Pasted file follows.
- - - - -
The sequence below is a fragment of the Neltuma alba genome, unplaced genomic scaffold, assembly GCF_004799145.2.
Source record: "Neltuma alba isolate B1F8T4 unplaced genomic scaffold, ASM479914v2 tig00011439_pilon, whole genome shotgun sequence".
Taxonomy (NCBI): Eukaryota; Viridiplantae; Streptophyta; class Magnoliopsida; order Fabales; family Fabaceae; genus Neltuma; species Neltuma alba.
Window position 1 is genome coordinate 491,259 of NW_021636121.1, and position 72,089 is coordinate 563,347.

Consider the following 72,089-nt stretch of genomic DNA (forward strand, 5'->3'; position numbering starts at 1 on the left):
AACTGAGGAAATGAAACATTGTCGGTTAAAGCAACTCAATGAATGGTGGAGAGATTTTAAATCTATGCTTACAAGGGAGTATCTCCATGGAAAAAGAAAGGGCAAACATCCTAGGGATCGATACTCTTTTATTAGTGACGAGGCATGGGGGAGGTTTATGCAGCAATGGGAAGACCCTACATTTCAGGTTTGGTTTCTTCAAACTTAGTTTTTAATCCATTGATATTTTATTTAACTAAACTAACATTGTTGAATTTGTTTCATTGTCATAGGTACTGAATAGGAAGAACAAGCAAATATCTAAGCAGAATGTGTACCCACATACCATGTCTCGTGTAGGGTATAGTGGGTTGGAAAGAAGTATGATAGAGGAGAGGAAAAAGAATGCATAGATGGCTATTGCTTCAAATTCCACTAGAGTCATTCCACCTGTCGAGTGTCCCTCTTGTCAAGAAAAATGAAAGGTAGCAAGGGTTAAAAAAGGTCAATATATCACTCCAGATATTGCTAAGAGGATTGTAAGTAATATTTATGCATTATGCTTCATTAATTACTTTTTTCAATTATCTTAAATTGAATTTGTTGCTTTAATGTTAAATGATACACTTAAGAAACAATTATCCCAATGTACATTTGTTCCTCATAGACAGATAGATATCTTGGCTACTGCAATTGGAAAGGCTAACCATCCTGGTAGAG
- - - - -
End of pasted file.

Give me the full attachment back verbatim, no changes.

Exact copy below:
The sequence below is a fragment of the Neltuma alba genome, unplaced genomic scaffold, assembly GCF_004799145.2.
Source record: "Neltuma alba isolate B1F8T4 unplaced genomic scaffold, ASM479914v2 tig00011439_pilon, whole genome shotgun sequence".
Taxonomy (NCBI): Eukaryota; Viridiplantae; Streptophyta; class Magnoliopsida; order Fabales; family Fabaceae; genus Neltuma; species Neltuma alba.
Window position 1 is genome coordinate 491,259 of NW_021636121.1, and position 72,089 is coordinate 563,347.

Consider the following 72,089-nt stretch of genomic DNA (forward strand, 5'->3'; position numbering starts at 1 on the left):
AACTGAGGAAATGAAACATTGTCGGTTAAAGCAACTCAATGAATGGTGGAGAGATTTTAAATCTATGCTTACAAGGGAGTATCTCCATGGAAAAAGAAAGGGCAAACATCCTAGGGATCGATACTCTTTTATTAGTGACGAGGCATGGGGGAGGTTTATGCAGCAATGGGAAGACCCTACATTTCAGGTTTGGTTTCTTCAAACTTAGTTTTTAATCCATTGATATTTTATTTAACTAAACTAACATTGTTGAATTTGTTTCATTGTCATAGGTACTGAATAGGAAGAACAAGCAAATATCTAAGCAGAATGTGTACCCACATACCATGTCTCGTGTAGGGTATAGTGGGTTGGAAAGAAGTATGATAGAGGAGAGGAAAAAGAATGCATAGATGGCTATTGCTTCAAATTCCACTAGAGTCATTCCACCTGTCGAGTGTCCCTCTTGTCAAGAAAAATGAAAGGTAGCAAGGGTTAAAAAAGGTCAATATATCACTCCAGATATTGCTAAGAGGATTGTAAGTAATATTTATGCATTATGCTTCATTAATTACTTTTTTCAATTATCTTAAATTGAATTTGTTGCTTTAATGTTAAATGATACACTTAAGAAACAATTATCCCAATGTACATTTGTTCCTCATAGACAGATAGATATCTTGGCTACTGCAATTGGAAAGGCTAACCATCCTGGTAGAG